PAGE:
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Proposed bill could hurt Wilmington’s short-term rental lawsuit case

Updated: May. 31, 2021 at 12:28 PM EDT
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WILMINGTON, N.C. (WECT) - A bill that has passed the House and is now in the State Senate could have big implications for Wilmington’s short-term rental lawsuit. HB 829 looks to once again amend state law – this time – to remove any ambiguity about municipalities’ abilities to require registration of short-term rentals.

The City of Wilmington’s case is currently in the state appeals court after a superior court judge ruled that the city’s rental requirements were invalid. That did not stop the city from appealing the decision but now House Bill 829, which was filed by Rep. Dean Arp, could impact the city’s suit. The bill would “clarify the prohibition on a local government’s ability to require permits or a registration system for residential real property rentals.”

The bill would remove nine words from the current state statute regarding the registration of rentals.

“House Bill 829 would clarify that a local government is prohibited from adopting or enforcing an ordinance requiring a permit or registration system to lease or rent residential real property and would provide that this prohibition is not limited to ordinances adopted under Article 11 (building code enforcement) or Article 12 (minimum housing code enforcement) of Chapter 160D of the General Statutes,” according to a bill summary.

David and Peg Schroeder first appealed Wilmington’s decision to prevent them from renting their home back in 2019. Nearly two years later, their fight continues, in part, due to help they got from the Institute for Justice, a national law firm.

And while the lawsuit continues, the bill has passed the State House, it is now up to the State Senate to decide if the bill will move forward and become law.

Arp faced questions from local Representative Deb Butler on the intent of the new bill, and according to the News & Observer, it was drafted with the pending lawsuit in mind.

“He said the bill was indeed intended to address the Wilmington lawsuit, but he argues that he’s simply restoring the law to what it was before the 2019 bill,” according to the N&O.

Butler was reached for comment on the proposed bill as well as her thoughts on regulating short-term rentals.

“Striking a harmonious balance on this issue is a challenge because on the one hand, we want our property owners to be able to maximize their investment and to be able to earn money, as is their right. And at the same time, we don’t want to infringe on the quiet enjoyment of people who live in their homes,” she said.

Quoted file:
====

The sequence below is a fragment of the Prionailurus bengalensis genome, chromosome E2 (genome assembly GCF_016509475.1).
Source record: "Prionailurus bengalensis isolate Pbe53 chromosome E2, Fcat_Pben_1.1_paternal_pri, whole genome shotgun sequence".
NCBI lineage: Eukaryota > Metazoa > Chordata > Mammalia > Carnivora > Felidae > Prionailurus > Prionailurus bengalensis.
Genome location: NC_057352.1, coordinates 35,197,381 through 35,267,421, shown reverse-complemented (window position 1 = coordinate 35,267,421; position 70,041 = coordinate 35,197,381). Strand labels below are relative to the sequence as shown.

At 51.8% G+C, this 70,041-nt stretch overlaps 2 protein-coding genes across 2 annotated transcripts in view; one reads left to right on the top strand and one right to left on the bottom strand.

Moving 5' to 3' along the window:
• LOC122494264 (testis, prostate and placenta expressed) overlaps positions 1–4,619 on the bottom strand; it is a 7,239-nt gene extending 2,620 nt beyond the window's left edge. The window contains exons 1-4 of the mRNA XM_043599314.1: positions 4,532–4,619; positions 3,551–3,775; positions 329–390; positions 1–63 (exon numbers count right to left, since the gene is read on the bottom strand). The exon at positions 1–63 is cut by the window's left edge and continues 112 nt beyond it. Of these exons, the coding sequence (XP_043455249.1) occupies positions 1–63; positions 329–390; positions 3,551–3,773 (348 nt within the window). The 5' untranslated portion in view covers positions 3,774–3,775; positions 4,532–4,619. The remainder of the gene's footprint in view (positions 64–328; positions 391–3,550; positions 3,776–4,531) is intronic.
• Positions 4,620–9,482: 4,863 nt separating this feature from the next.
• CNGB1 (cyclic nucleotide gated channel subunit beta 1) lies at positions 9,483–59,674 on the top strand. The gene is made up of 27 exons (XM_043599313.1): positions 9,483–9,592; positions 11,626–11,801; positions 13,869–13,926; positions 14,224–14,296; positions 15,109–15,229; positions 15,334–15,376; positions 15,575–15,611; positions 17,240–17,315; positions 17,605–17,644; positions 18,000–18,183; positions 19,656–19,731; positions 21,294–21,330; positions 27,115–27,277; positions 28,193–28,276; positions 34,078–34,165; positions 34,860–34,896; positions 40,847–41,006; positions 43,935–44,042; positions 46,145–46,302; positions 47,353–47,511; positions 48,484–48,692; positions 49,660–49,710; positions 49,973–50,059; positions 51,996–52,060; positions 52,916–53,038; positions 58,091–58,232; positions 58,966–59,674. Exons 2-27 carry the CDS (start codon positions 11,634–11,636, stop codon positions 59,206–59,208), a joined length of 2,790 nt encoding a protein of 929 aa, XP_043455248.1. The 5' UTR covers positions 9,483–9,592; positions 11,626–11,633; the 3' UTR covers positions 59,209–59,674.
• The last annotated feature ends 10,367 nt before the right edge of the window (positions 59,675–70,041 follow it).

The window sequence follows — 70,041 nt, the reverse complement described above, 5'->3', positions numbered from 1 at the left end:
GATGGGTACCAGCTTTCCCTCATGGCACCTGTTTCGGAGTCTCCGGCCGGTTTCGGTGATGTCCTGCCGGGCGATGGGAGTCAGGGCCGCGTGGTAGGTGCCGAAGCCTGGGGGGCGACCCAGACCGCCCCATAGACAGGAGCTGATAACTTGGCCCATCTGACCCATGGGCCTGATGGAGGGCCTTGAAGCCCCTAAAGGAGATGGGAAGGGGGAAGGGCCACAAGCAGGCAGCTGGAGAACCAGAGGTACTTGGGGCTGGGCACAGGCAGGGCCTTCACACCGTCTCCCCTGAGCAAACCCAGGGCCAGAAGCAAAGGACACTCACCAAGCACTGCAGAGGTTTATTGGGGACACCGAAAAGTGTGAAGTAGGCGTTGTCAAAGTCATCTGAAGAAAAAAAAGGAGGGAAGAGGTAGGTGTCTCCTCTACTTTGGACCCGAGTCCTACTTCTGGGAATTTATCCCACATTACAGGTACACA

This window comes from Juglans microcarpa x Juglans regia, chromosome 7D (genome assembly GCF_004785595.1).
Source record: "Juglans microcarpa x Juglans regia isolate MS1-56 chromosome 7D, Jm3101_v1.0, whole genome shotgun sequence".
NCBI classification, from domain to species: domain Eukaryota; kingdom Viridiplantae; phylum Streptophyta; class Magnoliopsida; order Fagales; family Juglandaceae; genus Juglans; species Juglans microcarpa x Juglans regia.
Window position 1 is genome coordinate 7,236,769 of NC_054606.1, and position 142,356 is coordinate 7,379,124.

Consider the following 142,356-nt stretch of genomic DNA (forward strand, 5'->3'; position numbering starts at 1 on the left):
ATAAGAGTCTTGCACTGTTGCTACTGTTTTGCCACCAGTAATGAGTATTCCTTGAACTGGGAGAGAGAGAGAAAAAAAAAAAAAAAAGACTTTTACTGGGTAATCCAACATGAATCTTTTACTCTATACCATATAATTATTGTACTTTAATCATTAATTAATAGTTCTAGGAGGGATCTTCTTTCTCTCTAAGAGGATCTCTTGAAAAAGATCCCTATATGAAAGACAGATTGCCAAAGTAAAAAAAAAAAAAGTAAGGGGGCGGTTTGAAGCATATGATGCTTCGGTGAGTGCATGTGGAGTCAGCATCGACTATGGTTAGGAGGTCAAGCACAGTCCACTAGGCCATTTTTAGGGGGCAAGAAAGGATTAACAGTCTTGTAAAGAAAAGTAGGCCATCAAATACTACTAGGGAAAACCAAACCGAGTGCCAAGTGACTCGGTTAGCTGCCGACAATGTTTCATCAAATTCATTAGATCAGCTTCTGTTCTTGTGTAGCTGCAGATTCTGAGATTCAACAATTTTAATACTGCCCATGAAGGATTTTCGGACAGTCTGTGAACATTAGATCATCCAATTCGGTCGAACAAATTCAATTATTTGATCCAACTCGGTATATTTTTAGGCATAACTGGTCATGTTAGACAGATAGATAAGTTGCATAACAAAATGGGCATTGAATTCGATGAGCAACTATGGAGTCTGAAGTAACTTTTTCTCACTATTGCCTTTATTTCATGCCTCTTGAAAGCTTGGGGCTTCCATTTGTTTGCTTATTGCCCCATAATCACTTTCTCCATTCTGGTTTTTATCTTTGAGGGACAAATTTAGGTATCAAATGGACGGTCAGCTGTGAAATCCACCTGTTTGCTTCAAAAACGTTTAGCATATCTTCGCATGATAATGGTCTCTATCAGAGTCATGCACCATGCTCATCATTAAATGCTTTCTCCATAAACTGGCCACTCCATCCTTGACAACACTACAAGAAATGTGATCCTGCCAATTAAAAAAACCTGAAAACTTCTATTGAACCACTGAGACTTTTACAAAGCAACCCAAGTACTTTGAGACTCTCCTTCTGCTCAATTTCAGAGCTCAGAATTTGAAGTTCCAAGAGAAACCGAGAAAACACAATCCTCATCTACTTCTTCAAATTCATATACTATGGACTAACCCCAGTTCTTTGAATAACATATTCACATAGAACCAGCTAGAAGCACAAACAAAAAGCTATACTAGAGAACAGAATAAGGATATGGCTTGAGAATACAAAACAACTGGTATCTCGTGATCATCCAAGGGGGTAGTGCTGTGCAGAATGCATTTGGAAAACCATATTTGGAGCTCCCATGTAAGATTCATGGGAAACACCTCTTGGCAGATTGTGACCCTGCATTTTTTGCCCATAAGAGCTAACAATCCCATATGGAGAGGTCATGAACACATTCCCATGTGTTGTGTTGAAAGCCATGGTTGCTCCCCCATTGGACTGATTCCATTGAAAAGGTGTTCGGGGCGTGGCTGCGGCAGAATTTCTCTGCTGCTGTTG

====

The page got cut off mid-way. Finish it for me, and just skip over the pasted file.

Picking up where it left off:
The fight against the City of Wilmington has not been an easy one, but it is something the Schroeders are going to see through until the end.

“It makes me feel good that I get so many phone calls, emails, and texts from people that are in the same boat that we are. I mean, they’ve been hurt — by being shut down,” Dave Schroeder said.

The City of Wilmington filed a brief with the N.C. Court of Appeals in April claiming that these nine words the bill would strike allow them to interpret the law in two ways.

Those words?

“... under Article 11 or Article 12 of this Chapter.”

And those nine words are at the crux of the city’s argument.

“Due to the placement of this new text in the middle of the inspection statute, it can be read two ways. One reading preempts the registration provision of the City’s short-term rental zoning ordinance; the other does not. Below, the trial court only considered the preemptive reading,” according to the city’s brief to the appeals court.

But the Institute for Justice says the city’s argument citing these words just won’t work because they were not included in the law when the lawsuit was filed.

“The City’s new argument fails. This new language is irrelevant since, under North Carolina law, a subsequent change in state law cannot revive a local ordinance that was preempted at the time it was enacted. Even if the City were correct about the meaning of this amended statutory language, that would not save its ordinance. The City is arguing about the wrong law,” according to the IJ.

The Schroeders say they hope this entire lawsuit will be wrapped up by the fall of this year; but ultimately, that will be up to the courts and attorneys to decide.

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